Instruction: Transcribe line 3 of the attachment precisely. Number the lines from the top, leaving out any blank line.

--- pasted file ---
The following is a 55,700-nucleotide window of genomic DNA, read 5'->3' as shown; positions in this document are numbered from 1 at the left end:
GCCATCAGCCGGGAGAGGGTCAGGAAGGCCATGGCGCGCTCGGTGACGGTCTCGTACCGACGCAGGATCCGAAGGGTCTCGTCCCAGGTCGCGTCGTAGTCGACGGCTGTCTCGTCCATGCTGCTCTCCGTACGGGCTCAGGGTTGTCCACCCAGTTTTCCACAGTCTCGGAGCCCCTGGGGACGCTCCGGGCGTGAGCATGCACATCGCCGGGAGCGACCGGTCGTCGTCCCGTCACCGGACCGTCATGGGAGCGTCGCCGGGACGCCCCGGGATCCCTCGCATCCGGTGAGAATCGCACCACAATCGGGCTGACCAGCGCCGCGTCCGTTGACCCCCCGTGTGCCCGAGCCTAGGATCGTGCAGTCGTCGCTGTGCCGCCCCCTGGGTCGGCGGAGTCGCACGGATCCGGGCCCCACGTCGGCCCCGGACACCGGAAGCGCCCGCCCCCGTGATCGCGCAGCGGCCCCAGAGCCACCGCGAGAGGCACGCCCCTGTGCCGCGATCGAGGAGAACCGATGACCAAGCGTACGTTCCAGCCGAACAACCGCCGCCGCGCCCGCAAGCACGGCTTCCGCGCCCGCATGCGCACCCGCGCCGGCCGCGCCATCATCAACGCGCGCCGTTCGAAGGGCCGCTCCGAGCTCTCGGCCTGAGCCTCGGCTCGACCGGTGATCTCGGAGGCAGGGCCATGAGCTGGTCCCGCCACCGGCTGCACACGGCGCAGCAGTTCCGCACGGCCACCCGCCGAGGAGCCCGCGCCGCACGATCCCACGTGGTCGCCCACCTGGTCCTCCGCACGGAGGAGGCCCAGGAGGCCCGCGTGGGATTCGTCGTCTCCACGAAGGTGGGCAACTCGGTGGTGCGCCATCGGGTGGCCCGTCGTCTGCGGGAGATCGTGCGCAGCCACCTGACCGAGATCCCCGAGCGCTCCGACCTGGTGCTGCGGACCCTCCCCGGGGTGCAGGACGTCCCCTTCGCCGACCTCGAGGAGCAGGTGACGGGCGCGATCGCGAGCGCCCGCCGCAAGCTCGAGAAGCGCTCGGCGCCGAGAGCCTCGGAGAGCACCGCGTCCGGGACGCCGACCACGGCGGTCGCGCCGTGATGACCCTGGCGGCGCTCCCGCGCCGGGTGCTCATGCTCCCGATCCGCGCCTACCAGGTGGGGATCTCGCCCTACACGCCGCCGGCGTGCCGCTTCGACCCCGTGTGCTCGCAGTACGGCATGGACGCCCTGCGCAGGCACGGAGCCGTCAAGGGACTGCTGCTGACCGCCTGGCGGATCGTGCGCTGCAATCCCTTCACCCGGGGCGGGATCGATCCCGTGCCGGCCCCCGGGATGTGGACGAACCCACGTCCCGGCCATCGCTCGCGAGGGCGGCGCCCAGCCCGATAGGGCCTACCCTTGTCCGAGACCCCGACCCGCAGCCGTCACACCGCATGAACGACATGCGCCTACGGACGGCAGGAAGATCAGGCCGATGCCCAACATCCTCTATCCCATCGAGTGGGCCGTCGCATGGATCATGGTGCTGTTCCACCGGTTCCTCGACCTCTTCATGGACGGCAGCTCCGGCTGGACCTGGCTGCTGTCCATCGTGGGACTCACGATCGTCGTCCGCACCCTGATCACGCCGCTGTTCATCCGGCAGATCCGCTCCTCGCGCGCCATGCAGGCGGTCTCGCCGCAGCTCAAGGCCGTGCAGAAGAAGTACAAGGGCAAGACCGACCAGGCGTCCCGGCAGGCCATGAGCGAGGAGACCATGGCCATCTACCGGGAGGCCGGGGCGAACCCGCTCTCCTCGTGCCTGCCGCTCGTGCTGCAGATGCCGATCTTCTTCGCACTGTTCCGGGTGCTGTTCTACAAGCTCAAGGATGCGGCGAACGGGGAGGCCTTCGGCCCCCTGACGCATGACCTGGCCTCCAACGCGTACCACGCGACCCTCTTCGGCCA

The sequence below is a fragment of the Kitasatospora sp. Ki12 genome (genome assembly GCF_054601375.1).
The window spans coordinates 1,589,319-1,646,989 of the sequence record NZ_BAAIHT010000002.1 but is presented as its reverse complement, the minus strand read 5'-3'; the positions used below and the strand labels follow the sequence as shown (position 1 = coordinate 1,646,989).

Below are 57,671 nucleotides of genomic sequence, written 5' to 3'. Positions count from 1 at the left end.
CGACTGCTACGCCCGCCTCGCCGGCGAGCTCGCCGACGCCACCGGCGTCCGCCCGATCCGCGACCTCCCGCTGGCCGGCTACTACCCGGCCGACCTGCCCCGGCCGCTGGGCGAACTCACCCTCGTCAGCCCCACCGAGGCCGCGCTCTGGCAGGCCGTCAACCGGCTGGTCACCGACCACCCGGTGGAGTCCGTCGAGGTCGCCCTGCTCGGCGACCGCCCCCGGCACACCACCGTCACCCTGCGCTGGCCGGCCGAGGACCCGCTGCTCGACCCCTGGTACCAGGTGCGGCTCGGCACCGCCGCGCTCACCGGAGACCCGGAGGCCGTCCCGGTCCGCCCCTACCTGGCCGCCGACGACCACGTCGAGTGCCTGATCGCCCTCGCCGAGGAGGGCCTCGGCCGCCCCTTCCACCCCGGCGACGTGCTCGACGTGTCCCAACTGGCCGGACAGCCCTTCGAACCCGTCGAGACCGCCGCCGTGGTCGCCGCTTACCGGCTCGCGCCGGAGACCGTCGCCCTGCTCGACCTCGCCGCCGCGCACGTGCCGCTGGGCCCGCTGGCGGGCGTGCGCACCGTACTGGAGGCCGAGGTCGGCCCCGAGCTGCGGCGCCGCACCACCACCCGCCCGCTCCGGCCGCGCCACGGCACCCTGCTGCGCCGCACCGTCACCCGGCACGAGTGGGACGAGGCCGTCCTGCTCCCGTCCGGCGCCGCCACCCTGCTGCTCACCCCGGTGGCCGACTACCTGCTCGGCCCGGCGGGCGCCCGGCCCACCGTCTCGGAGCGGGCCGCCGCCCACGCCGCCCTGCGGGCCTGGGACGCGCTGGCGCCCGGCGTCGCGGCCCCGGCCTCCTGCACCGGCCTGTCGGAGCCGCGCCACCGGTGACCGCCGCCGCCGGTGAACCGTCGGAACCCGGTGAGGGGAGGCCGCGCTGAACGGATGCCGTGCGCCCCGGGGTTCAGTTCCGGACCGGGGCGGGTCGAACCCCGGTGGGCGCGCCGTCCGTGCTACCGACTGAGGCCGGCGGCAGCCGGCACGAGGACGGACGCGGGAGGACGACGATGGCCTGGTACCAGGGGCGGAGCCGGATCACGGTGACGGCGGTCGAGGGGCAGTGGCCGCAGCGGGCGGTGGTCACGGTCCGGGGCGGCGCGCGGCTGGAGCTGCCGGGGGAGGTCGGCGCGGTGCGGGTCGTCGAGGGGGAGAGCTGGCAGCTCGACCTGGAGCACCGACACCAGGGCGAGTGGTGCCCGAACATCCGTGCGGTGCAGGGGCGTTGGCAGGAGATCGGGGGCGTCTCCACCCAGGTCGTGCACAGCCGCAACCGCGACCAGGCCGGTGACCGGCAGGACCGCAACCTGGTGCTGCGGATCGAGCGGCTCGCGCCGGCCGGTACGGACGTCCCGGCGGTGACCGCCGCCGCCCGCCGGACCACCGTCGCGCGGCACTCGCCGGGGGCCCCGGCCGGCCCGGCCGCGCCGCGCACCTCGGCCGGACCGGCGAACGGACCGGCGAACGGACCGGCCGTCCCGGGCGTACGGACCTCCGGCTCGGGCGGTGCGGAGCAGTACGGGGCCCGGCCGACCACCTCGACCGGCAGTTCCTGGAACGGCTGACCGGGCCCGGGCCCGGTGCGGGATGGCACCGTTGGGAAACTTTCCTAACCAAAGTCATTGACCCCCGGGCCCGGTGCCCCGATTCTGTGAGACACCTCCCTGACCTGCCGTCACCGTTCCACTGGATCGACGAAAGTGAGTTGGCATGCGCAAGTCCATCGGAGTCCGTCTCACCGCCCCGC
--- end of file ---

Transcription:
The sequence below is a fragment of the Kitasatospora sp. Ki12 genome (genome assembly GCF_054601375.1).